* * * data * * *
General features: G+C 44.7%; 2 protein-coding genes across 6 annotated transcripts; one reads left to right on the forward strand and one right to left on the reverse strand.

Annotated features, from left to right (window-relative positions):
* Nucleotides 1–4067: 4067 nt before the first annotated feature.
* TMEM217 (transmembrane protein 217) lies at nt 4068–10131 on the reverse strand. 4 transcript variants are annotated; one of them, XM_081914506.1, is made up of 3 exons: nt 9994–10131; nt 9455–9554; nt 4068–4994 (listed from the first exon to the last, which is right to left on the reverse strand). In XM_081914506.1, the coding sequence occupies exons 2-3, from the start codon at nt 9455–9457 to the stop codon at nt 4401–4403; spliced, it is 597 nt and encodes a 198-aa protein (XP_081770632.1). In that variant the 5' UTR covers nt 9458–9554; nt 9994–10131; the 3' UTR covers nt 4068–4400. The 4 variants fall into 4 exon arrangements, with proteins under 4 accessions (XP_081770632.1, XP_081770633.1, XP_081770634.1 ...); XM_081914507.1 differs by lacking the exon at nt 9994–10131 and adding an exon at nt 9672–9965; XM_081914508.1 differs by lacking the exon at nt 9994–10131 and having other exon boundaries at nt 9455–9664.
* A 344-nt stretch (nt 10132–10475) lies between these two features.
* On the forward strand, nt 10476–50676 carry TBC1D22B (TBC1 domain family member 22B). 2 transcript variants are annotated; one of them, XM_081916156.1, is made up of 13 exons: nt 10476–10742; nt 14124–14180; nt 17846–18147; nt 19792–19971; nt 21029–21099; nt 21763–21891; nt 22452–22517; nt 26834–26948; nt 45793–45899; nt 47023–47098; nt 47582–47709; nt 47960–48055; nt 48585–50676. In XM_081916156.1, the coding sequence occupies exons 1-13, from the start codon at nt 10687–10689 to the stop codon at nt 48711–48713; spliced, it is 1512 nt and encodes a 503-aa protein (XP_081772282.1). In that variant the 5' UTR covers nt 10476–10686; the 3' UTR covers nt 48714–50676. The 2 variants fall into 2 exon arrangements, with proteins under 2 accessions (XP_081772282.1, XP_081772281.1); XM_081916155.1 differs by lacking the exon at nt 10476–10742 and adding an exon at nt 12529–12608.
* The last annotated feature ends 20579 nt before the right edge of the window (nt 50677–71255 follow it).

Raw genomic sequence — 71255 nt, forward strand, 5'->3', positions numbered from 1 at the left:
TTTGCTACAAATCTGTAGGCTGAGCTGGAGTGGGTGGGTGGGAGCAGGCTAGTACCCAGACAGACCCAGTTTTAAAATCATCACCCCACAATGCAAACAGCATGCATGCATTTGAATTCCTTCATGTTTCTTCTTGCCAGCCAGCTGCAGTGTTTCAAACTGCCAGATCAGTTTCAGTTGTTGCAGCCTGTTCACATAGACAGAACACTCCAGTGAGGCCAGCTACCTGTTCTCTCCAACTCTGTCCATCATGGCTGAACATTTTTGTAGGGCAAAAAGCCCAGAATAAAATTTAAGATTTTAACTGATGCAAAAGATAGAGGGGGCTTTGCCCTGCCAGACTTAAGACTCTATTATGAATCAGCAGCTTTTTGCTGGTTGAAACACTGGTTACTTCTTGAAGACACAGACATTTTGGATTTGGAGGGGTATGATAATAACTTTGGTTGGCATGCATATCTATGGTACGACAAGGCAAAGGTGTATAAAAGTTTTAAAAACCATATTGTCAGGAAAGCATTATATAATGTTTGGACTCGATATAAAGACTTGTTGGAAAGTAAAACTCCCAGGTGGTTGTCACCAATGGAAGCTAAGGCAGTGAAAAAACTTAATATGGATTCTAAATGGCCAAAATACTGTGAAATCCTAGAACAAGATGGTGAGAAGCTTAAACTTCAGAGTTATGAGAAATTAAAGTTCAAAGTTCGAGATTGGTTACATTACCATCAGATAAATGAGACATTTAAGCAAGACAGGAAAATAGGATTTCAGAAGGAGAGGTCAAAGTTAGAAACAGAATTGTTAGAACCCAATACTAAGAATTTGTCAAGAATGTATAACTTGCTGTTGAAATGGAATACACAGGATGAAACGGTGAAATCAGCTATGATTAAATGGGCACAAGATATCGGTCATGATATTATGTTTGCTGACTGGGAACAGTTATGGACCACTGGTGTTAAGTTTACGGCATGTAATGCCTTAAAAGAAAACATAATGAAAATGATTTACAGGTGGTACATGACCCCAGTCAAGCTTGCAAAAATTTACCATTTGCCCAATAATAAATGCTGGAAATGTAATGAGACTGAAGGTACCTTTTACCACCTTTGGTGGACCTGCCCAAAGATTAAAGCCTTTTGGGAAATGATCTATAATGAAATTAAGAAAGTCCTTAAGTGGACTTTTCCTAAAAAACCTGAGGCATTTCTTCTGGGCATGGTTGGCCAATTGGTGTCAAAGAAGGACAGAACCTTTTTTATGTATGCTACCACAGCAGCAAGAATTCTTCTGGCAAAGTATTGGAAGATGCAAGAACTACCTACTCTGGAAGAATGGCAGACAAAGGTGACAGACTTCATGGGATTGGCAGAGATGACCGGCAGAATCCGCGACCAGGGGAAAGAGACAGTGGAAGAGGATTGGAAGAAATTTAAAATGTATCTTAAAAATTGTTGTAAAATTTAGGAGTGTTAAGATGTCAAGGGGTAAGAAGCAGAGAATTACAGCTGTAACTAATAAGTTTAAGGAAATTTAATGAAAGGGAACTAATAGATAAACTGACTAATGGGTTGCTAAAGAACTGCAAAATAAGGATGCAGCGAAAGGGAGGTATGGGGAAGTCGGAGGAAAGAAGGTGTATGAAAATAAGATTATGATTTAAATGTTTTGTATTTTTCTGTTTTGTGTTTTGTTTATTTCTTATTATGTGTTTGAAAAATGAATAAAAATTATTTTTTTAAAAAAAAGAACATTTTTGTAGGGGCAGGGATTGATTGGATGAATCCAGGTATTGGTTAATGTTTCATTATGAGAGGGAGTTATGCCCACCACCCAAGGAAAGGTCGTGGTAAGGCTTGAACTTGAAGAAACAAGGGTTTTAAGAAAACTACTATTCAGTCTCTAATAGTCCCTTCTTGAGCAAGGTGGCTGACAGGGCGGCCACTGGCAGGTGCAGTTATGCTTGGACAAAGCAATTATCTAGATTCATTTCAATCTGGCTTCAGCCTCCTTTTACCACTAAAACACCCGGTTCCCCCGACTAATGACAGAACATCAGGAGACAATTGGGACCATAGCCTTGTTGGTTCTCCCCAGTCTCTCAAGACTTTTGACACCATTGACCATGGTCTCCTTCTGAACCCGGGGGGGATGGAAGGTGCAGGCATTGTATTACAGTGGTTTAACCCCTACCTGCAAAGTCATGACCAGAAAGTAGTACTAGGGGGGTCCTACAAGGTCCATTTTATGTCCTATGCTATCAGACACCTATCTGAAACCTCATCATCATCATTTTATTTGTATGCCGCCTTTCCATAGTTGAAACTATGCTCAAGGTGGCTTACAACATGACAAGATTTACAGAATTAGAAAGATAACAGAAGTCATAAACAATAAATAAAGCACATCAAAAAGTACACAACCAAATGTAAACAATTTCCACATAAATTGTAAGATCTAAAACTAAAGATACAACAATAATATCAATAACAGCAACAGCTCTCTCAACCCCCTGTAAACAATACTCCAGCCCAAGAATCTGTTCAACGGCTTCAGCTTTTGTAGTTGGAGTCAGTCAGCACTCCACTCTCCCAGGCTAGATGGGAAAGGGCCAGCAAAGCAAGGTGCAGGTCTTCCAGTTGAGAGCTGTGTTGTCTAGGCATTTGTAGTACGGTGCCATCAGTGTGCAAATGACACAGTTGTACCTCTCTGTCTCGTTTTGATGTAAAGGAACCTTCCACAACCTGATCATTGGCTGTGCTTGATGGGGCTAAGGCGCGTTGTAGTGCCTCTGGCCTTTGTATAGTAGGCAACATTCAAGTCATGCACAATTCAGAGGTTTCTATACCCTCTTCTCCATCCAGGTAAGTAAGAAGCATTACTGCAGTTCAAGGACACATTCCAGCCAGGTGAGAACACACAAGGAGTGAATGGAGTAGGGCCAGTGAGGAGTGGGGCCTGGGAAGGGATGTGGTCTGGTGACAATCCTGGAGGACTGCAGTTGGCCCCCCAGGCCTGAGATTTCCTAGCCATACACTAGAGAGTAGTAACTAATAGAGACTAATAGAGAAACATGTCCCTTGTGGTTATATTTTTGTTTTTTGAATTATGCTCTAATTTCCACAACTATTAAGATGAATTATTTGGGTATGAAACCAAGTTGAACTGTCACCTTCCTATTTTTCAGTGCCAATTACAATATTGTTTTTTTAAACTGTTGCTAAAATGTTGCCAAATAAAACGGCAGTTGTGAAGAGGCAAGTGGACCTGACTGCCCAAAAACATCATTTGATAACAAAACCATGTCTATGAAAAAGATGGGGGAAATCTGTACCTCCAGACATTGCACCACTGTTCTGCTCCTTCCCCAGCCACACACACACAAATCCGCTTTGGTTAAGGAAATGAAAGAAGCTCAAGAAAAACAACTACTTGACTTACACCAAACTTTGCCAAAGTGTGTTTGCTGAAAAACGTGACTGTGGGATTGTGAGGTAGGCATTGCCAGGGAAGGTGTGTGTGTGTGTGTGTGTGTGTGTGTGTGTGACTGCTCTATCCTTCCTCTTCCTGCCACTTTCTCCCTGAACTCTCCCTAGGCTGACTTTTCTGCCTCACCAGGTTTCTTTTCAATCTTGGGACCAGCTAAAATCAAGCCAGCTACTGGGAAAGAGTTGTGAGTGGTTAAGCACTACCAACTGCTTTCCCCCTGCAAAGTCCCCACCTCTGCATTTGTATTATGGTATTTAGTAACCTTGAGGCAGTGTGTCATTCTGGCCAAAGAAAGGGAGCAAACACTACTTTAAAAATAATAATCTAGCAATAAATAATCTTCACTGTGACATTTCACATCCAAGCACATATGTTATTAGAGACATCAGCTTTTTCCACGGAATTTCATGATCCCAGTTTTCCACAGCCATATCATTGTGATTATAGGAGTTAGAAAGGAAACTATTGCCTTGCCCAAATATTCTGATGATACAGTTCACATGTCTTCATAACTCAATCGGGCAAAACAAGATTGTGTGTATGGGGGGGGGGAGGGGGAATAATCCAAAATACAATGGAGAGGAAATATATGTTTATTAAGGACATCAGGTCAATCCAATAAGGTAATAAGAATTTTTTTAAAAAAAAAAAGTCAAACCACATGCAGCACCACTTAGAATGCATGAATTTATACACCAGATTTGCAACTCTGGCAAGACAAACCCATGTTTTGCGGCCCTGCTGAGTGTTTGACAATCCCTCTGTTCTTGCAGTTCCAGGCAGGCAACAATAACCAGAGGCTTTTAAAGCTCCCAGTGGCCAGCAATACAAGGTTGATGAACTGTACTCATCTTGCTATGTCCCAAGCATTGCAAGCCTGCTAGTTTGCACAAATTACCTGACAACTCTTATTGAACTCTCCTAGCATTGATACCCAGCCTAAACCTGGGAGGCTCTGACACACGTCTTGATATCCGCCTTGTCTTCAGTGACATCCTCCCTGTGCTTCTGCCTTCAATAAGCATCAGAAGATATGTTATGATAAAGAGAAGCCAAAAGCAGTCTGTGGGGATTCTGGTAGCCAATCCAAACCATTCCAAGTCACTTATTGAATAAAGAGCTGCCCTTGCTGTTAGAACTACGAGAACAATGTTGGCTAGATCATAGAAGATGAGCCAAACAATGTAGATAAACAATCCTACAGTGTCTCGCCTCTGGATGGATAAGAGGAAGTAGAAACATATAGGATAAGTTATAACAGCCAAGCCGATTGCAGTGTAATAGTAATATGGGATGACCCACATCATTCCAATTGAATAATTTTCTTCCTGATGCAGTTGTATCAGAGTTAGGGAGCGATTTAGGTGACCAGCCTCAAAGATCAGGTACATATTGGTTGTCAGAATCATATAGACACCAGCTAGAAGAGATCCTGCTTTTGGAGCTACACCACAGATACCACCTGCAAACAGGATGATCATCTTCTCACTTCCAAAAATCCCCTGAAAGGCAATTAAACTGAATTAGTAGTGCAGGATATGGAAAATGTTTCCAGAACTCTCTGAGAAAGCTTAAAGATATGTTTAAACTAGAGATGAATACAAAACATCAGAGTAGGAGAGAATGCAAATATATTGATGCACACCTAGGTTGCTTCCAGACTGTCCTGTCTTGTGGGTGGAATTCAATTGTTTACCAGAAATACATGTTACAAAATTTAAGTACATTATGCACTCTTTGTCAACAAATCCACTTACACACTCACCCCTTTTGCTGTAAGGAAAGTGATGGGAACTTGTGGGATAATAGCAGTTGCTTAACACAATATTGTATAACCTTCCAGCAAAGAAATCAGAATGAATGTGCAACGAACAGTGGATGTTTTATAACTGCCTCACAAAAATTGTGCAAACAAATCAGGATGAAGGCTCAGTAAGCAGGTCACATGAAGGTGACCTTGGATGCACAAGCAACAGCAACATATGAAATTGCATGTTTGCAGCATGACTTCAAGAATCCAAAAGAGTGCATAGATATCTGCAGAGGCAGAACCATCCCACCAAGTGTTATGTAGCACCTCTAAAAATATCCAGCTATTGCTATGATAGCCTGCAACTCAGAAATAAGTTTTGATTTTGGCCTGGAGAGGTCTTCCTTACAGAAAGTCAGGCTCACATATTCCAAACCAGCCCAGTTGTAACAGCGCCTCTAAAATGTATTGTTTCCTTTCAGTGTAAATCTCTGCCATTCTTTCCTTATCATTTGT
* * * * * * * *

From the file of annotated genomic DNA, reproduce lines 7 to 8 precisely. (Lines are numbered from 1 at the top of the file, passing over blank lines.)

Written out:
* The last annotated feature ends 20579 nt before the right edge of the window (nt 50677–71255 follow it).

Raw genomic sequence — 71255 nt, forward strand, 5'->3', positions numbered from 1 at the left: